Church Things We Say: “Man-Centered Theology”


Whenever someone in church says “man-centered,” I’m pretty sure I know what this means: that the whole spiritual walk needs to be uber-focused on the face-melting glory of God or else we’re totally sugarcoating the wrathful explosive fury of our precious doctrine.

There’s this urgency we need to go back to our roots like Acts 2 and keep it straight Table-Flipping Jesus and there’s no room for feel-good therapeutic advice here, because that would be selfishly consumeristic and you-centered.  “God is for Himself and not for you, you know.”

I think I understand all that.  Man-centered bad, God-centered good.

I’m just wondering if even God sees it this way.  I’m wondering if He makes this sharp distinction between His glory and your problems: because I seem to remember God wore a coat of flesh and became one of us and got right in the middle of our mess.  The Gospel seems to be saying that it was His Glory to take on our shame and He was exalted by humbling Himself among us.

It seems that God Himself would say He was both man-centered and Him-centered, because God became man and took on the worst of us.

I know that the institutional church culture has catered to people by entertaining them; I know there’s a pervasive smog of people-pleasing in our Sunday services; we’re all tempted to hear cute three-point bowtie sermons that teach us how to have better finances and nicer kids.  I do not believe in a self-help theology.

But God is a God of help.  He gives grace in our time of need.  He lifts up the downcast and strengthens weak knees.  He entered into humanity to reverse the curse of sin.

The Bible is also not disconnected from our daily struggles and concerns.  Scripture makes clear that life is about Him, but there’s plenty of wisdom there for us too.  I hope our pastors have a Bible in one hand and their church’s hurts in the other, because these things cannot be separated.

God will even make much of us so that He will make much of Him.  When David took out Goliath, he said it was so that “All those gathered here will know it is not by sword or spear that the Lord saves, for the battle is the Lord’s, and He will give all of you into our hands.

God won that day: but God was pleased to give the victory over to David because He knew David would center it on Him.

David and Ruth and Paul and Mary were certainly celebrated: but they maintained a mirror-status to reflect the one who mattered most.

I think we need to relax about a lot of this stuff.  A theology that helps you is not a terrible thing.  I don’t think Christian theology would draw a jagged line between “man-centered” and “God-centered,” but really just sets the priority. God will do amazing things through us for His Glory, but we get to enjoy them.  We don’t get to boast in those things, but we get to enjoy boasting in the God who does them.  And God does care about every nuance and detail and worry of your life, so that His glory informs all those daily decisions.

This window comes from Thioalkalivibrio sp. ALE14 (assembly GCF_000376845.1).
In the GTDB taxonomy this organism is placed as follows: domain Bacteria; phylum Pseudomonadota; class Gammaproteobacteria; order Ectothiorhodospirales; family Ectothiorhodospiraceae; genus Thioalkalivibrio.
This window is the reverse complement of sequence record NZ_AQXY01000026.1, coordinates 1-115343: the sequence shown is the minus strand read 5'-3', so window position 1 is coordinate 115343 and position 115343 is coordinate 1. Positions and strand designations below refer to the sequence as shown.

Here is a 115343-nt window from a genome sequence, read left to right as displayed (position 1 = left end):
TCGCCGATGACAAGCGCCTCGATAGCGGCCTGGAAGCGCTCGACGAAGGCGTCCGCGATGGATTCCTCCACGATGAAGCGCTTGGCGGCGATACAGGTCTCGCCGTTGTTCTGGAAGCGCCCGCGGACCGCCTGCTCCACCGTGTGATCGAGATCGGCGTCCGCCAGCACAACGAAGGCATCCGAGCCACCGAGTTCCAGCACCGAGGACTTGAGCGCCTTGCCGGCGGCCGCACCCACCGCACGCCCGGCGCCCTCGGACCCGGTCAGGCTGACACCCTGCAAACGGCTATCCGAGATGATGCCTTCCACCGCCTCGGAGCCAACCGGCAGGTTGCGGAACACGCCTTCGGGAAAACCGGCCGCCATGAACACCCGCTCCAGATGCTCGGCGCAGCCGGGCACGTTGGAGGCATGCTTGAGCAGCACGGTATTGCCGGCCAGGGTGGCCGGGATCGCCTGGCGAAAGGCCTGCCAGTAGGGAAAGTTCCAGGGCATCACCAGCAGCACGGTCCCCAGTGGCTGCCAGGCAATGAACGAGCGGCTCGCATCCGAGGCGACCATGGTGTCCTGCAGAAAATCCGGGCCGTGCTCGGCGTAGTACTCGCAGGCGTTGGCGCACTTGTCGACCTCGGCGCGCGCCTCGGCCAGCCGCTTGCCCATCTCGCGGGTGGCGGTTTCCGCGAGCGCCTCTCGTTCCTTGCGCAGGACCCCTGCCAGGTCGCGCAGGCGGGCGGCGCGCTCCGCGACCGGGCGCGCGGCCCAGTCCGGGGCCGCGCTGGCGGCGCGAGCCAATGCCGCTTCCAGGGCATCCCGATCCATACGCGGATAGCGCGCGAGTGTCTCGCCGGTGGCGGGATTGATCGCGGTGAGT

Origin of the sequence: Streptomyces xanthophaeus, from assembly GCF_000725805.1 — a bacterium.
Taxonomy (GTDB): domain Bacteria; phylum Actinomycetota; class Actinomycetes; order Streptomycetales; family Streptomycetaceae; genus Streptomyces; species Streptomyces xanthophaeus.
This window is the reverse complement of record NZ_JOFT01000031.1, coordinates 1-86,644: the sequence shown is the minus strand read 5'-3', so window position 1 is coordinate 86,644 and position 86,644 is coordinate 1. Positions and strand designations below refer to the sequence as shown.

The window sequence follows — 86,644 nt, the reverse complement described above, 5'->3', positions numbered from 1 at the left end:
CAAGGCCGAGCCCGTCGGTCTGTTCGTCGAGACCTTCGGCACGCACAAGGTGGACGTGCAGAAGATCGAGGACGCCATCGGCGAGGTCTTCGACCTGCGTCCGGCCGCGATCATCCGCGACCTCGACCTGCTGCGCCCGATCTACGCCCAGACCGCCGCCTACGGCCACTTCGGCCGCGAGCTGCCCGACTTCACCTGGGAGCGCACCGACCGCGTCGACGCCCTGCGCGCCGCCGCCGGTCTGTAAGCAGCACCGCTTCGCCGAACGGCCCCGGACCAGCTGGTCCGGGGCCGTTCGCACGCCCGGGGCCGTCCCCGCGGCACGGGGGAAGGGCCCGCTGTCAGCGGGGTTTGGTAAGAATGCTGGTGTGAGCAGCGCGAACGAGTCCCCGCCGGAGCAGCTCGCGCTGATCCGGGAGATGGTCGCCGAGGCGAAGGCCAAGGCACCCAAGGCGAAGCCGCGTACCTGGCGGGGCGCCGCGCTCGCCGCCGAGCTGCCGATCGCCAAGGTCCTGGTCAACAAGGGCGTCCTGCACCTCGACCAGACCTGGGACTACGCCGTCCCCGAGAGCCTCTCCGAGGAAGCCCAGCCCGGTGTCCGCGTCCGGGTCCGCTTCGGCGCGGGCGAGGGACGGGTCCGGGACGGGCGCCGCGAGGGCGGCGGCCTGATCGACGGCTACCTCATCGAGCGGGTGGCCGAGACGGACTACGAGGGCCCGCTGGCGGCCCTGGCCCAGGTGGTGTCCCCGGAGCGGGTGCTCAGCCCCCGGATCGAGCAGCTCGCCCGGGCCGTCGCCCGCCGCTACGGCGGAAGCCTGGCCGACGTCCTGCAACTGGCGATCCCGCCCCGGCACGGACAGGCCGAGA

The Glory of God is not above your everyday worries.  It is, instead, in them, working through them, pointing to Him.

— J.S.

“It’s a glorious thing to be enabled by the atonement by the blood of Jesus and the Holy Spirit to be freed from self and make much of God as your supreme joy in life. And it’s a glorious thing to delight in being made much of by God. Everything hangs on their ordering. Their ranking. Their being the bottom or not. That’s what I’m after.

“… God, everywhere in the Bible, loves us in such a way as to make clear his design in loving us is that he would be made much of. His design in making much of us is to make clear that his goal is that he be made much of.”

— John Piper

One thought on “Church Things We Say: “Man-Centered Theology”

  1. Actually, man-centred theology is pretty awful. Now, human-centred does speak a little better, and even when we are in such distress that we “appear” to be self-centred, when we turn to God in the middle of it all God has then taken centre-stage. I agree, Creator is a lot more efficient and flexible about dealing with us than we give credit for.


Leave a Reply

Fill in your details below or click an icon to log in: Logo

You are commenting using your account. Log Out /  Change )

Twitter picture

You are commenting using your Twitter account. Log Out /  Change )

Facebook photo

You are commenting using your Facebook account. Log Out /  Change )

Connecting to %s

This site uses Akismet to reduce spam. Learn how your comment data is processed.